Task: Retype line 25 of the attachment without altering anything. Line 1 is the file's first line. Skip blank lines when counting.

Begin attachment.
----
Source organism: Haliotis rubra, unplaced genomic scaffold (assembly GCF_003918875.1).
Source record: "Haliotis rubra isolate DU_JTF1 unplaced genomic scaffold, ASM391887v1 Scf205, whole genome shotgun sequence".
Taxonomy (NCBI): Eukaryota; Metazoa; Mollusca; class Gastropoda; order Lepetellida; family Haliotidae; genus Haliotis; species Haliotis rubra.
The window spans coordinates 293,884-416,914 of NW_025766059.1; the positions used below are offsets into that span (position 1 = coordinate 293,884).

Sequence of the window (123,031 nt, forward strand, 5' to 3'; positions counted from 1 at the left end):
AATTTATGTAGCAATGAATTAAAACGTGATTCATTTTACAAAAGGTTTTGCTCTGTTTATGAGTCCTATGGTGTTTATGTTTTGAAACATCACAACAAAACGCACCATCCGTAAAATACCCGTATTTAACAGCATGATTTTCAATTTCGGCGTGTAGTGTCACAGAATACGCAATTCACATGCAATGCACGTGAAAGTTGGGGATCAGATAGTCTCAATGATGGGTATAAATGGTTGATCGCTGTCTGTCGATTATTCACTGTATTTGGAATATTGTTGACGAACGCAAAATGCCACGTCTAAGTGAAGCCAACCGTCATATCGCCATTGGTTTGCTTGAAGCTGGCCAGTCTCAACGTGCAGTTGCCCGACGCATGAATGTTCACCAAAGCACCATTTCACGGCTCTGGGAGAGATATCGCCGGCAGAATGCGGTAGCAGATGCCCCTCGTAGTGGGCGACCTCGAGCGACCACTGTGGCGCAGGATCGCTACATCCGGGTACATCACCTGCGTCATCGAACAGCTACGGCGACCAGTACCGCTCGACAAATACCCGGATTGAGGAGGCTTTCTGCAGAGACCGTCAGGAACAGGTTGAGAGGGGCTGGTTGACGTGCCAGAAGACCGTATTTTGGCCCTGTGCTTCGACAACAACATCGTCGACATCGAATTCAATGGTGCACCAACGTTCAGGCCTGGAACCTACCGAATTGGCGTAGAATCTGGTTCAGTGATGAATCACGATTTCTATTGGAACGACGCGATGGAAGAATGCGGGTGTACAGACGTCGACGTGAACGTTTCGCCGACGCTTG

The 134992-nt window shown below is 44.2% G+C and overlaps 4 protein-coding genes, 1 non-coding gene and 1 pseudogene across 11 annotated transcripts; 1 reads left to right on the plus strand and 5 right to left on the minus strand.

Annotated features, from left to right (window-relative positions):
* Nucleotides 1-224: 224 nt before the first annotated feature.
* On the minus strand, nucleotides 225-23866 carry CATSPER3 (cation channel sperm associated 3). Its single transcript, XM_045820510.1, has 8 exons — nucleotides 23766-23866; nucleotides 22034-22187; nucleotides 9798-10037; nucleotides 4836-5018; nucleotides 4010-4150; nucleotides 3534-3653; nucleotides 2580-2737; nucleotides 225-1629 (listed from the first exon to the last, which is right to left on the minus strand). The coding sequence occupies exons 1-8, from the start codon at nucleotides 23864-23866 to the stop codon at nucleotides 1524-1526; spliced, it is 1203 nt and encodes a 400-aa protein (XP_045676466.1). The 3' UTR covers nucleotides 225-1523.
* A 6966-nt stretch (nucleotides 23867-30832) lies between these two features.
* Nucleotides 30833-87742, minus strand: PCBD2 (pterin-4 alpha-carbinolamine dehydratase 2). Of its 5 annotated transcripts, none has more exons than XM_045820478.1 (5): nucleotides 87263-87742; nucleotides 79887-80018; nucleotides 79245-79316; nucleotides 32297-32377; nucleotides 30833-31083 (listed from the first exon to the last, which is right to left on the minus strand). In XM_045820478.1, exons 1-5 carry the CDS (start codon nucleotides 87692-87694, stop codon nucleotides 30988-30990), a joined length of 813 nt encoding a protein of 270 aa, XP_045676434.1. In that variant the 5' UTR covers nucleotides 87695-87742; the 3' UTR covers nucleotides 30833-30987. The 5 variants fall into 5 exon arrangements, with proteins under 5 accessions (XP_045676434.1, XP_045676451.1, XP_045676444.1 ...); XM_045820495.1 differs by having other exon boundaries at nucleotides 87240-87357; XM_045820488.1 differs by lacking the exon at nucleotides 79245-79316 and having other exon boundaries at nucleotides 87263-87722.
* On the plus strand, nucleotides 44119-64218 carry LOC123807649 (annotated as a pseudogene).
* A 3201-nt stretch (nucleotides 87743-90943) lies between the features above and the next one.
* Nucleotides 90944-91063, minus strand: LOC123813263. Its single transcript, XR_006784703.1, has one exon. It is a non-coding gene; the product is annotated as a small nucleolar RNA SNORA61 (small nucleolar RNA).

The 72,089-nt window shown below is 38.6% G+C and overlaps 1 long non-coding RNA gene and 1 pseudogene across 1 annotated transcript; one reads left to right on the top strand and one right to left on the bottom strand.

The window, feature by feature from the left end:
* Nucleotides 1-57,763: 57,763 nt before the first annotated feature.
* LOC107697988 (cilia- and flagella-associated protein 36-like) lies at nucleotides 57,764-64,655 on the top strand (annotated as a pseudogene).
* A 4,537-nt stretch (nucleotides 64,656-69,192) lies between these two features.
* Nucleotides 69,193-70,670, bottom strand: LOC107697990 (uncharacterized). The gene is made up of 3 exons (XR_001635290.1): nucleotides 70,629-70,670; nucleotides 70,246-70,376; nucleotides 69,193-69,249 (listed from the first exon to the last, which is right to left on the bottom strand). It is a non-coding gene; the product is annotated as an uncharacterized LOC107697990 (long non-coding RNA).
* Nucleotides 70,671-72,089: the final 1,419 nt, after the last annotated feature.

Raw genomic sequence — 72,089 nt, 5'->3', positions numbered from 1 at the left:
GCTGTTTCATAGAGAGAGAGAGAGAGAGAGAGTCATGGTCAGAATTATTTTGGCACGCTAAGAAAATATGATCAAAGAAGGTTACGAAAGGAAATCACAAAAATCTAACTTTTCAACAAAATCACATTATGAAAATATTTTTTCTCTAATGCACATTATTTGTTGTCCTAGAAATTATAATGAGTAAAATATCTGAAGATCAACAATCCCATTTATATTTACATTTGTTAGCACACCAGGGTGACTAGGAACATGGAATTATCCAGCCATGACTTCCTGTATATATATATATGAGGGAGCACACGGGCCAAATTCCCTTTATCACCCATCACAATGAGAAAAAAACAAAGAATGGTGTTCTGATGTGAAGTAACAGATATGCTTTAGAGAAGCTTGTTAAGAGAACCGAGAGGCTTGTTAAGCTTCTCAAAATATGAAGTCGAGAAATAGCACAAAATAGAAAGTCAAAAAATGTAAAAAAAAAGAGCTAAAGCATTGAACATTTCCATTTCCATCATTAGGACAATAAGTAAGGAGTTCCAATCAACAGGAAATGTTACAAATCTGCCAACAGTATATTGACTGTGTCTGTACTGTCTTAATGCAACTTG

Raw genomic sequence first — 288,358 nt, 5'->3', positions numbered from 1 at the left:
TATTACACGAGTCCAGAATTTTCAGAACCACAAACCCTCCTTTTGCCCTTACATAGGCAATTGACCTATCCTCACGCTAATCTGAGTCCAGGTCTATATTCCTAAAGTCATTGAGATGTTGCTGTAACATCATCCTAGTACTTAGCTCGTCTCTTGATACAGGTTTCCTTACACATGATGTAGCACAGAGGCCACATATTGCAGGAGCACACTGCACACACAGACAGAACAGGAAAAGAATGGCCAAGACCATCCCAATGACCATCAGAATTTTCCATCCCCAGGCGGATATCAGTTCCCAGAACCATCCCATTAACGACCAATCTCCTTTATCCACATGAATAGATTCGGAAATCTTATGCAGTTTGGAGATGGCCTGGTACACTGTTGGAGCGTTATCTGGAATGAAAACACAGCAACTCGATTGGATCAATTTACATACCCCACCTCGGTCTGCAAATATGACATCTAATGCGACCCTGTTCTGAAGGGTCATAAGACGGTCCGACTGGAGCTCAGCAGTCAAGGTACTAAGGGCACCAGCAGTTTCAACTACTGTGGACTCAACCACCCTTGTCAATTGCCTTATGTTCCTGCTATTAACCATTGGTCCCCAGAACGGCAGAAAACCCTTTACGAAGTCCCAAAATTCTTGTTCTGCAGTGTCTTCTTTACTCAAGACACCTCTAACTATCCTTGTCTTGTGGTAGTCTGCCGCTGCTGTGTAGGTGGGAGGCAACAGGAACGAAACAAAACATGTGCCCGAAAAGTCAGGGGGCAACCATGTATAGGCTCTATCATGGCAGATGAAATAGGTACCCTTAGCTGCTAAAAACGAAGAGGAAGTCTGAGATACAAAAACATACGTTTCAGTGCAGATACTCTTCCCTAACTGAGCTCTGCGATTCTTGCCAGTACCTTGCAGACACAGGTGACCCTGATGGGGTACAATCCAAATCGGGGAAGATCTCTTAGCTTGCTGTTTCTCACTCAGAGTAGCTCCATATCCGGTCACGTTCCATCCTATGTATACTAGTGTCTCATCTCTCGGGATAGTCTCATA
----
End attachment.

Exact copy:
Raw genomic sequence first — 288,358 nt, 5'->3', positions numbered from 1 at the left: